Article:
In late January 2016, Delta Airlines reported having already started scheduling its upcoming Airbus A321s within the route network. The first liner out of 45 Airbus A321s ordered by Delta back in 2014 is set to be delivered later in February. In total, throughout 2015 carriers from all over the world placed orders for 294 new A321s, thus refuelling the discussion whether the airline industry needs middle-of-the-market (MoM) aircraft after all.
On average, narrow bodies like Boeing 737 or Airbus A320 carry 170-200 passengers. The wide-body segment jumps to 300+ seats which leaves a noticeable gap in between. Previously, such airplanes as Boeing 757 and older versions of Boeing 767 had served as the middle option with 200-269 seats, but today these models are no longer in production due to their inefficiency.
In the meantime, as both domestic and international air passenger traffic keeps growing and the load factor remains strong (76-86% in Europe, North America and Asia), many airlines have identified the need for slightly larger capacities on high-density short-haul routes.
In 2014, airlines worldwide transported over 3 billion passengers. Although the hard data is yet to be presented, experts predict that in 2015 this number increased by another half a billion. This impressive growth can be largely attributed to the markets in Asia and the Middle East, where carriers have been enjoying a 10% annual growth in the number of fliers for quite a while now.
According to industry experts, there are several ways of how one can seize the growing demand in the regional market: acquire several additional smaller airplanes or invest into one or two larger aircraft. But if on a certain regional route you have a niche demand for 200-300 seats, you can either split the traffic to several flights (and risk losing some of the passengers whilst sending the plane half-empty) or introduce a wide-body aircraft to the route. The latter solution, however, is far from the best either.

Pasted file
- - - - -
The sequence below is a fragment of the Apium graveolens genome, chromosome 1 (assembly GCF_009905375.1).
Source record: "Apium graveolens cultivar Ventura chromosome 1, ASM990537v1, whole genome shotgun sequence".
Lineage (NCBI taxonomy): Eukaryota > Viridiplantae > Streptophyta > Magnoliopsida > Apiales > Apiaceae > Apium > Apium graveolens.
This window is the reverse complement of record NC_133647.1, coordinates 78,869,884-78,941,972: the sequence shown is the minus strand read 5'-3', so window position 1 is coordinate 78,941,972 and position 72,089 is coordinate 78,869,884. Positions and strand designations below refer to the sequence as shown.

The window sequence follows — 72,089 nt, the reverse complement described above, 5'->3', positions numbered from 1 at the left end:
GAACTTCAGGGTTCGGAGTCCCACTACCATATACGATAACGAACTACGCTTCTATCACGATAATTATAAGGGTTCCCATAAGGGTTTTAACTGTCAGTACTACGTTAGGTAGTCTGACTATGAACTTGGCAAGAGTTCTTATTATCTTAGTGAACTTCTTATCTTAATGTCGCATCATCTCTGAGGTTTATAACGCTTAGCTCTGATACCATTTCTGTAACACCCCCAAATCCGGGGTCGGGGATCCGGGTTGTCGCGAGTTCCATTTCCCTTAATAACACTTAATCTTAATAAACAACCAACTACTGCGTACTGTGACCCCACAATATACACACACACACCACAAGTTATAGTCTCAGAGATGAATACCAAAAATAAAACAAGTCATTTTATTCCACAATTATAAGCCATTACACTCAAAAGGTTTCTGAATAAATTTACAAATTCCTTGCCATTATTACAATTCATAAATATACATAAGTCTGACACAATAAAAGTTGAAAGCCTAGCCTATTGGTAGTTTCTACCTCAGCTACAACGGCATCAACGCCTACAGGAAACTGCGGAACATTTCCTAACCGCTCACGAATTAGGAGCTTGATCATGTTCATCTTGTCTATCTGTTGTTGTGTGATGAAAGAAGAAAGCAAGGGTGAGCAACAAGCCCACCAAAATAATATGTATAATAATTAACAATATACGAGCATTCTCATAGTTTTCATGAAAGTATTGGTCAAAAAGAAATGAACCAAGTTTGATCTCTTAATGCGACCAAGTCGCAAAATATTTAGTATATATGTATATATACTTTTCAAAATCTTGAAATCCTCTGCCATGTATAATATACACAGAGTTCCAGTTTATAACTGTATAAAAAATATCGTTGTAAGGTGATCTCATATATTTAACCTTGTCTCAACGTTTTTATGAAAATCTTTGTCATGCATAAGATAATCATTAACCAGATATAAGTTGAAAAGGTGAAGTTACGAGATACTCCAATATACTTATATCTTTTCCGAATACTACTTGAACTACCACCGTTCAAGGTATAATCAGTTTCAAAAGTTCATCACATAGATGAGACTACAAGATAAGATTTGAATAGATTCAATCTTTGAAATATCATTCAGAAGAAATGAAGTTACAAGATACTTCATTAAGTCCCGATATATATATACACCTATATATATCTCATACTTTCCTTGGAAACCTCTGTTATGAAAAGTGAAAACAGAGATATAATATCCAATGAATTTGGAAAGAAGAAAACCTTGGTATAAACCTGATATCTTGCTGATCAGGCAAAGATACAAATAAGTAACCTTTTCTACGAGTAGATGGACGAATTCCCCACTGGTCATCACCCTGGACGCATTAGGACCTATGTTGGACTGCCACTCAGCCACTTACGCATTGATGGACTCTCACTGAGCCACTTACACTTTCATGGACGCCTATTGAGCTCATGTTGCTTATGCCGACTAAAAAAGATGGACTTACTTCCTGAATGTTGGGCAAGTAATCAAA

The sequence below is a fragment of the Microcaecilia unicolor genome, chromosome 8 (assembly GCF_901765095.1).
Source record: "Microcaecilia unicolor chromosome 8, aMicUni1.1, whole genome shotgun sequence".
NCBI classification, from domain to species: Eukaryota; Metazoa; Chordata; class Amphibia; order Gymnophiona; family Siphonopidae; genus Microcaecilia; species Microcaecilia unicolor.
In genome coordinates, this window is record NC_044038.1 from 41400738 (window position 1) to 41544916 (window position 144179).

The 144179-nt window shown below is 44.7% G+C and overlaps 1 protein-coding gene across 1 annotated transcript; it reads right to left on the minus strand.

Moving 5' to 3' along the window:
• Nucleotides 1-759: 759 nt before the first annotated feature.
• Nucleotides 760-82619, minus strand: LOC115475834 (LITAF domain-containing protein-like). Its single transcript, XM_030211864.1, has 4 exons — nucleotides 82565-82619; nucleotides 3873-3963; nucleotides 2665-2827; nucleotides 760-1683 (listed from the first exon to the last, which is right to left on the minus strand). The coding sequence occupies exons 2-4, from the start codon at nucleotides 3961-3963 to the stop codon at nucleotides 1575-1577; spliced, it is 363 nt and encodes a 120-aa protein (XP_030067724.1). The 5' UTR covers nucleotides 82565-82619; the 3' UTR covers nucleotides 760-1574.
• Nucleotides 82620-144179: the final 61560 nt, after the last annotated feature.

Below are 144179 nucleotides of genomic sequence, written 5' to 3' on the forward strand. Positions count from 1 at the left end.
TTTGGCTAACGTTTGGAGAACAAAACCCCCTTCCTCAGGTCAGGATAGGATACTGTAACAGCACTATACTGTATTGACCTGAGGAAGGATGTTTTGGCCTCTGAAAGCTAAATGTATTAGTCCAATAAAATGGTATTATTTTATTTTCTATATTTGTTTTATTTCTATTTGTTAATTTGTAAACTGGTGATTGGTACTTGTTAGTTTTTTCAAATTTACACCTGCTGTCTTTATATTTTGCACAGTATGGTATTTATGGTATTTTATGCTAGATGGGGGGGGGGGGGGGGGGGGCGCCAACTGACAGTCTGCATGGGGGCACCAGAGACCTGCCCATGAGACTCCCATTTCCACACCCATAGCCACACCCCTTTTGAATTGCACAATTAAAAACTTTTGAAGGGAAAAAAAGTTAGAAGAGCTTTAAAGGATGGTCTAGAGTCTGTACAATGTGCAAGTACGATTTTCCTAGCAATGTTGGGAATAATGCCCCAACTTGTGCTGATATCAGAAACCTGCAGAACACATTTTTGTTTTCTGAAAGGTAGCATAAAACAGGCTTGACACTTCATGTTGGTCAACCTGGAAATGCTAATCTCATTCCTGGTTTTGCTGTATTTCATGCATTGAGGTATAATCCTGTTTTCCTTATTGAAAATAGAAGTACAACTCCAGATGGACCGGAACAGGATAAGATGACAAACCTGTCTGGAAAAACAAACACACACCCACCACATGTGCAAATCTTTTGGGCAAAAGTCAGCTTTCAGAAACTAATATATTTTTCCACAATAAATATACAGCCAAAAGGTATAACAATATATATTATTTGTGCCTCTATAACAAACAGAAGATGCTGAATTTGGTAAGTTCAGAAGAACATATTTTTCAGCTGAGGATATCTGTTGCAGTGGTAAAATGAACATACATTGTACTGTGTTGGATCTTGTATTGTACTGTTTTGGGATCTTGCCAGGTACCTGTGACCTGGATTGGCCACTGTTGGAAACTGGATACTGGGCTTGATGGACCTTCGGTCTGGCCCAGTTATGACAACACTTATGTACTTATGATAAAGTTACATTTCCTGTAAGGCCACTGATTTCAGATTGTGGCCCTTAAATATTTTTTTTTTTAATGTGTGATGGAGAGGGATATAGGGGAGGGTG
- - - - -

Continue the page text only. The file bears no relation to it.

“Whether it is Airbus A330 or Boeing 787, wide-bodies are just too powerful and overly heavy to carry 200-250 passengers on a 1000-2000 km long route. Moreover, operating a wide-body for a short-haul flight means that the aircraft will run out of its resources substantially faster than planned. And repairing a wide-body sometimes calls for a dozen times larger investment than in the narrow-body case“, comments Tadas Goberis, the CEO of AviaAM Leasing.
As concern the narrow-body segment, these aircraft are produced for exceptionally intense operations with high flight density and quick turnaround times at the airports. Moreover, navigation, maintenance, crew and other expenses can be up to 1.5-2 time lower than the ones for most wide-bodies. Unfortunately, none of the existing narrow-body machines have the capacity to carry more than 220 passengers.
“Nowadays more and more air carriers are willing to change their Airbus A320s and, in very rare cases, even Boeing 737-900s to Airbus A321ceo or Airbus A321neo. Econometrics show that airlines can gain larger capacity (~30-40 extra seats) subject to as little as 15% rise in costs. Meanwhile, the introduction of a wide-body might trigger a double leap in operational expenses. Then there is also the risk of flying half-empty to consider“, says the CEO of AviaAM Leasing
At the end of the day, neither narrow-body nor wide-body airplanes can fit the MoM segment perfectly. However, the niche demand for several dozens or even a couple of hundreds of airplanes with 200-300 capacity is clearly insufficient to prompt any major manufacturer to even consider making a multi-billion investment into developing a MoM aircraft. Until the market demand (or the economy) changes substantially, airlines in need of midsize capacity will just have to use derivatives of the existing aircraft.
Source AviaAM Leasing